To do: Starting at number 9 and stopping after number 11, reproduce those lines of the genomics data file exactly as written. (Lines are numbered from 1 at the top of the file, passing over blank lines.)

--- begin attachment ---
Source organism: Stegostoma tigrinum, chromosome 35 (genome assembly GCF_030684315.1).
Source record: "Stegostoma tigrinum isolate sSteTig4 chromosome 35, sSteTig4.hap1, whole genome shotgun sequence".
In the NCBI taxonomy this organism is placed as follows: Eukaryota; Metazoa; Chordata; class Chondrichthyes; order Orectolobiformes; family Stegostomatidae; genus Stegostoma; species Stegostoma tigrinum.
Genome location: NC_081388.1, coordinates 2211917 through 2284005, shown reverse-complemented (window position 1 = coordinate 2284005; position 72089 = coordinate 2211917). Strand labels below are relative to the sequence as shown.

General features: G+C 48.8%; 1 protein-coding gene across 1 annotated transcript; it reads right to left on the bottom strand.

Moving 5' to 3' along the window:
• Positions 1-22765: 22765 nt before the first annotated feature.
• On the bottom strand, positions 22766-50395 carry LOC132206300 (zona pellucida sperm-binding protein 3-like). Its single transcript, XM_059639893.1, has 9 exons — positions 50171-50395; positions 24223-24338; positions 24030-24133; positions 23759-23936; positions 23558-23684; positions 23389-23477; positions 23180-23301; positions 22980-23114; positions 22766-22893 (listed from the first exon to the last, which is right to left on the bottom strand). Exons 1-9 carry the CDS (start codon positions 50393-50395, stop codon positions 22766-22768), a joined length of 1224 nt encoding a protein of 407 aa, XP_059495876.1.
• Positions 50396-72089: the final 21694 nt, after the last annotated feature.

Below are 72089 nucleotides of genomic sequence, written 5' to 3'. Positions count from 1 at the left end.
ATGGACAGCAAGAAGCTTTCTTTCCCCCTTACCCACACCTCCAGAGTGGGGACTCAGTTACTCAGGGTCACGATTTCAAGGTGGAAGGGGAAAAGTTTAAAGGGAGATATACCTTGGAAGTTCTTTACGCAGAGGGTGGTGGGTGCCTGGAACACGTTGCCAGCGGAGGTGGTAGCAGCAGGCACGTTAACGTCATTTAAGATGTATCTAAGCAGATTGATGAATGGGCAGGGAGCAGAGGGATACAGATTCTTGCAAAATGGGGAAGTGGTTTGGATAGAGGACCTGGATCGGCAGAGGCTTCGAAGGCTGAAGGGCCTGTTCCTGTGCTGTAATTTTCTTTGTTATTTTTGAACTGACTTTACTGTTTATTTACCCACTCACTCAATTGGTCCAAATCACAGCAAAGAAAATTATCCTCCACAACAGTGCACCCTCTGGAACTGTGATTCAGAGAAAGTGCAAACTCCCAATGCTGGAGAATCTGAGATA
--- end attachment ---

• Positions 50396-72089: the final 21694 nt, after the last annotated feature.

Below are 72089 nucleotides of genomic sequence, written 5' to 3'. Positions count from 1 at the left end.
ATGGACAGCAAGAAGCTTTCTTTCCCCCTTACCCACACCTCCAGAGTGGGGACTCAGTTACTCAGGGTCACGATTTCAAGGTGGAAGGGGAAAAGTTTAAAGGGAGATATACCTTGGAAGTTCTTTACGCAGAGGGTGGTGGGTGCCTGGAACACGTTGCCAGCGGAGGTGGTAGCAGCAGGCACGTTAACGTCATTTAAGATGTATCTAAGCAGATTGATGAATGGGCAGGGAGCAGAGGGATACAGATTCTTGCAAAATGGGGAAGTGGTTTGGATAGAGGACCTGGATCGGCAGAGGCTTCGAAGGCTGAAGGGCCTGTTCCTGTGCTGTAATTTTCTTTGTTATTTTTGAACTGACTTTACTGTTTATTTACCCACTCACTCAATTGGTCCAAATCACAGCAAAGAAAATTATCCTCCACAACAGTGCACCCTCTGGAACTGTGATTCAGAGAAAGTGCAAACTCCCAATGCTGGAGAATCTGAGATA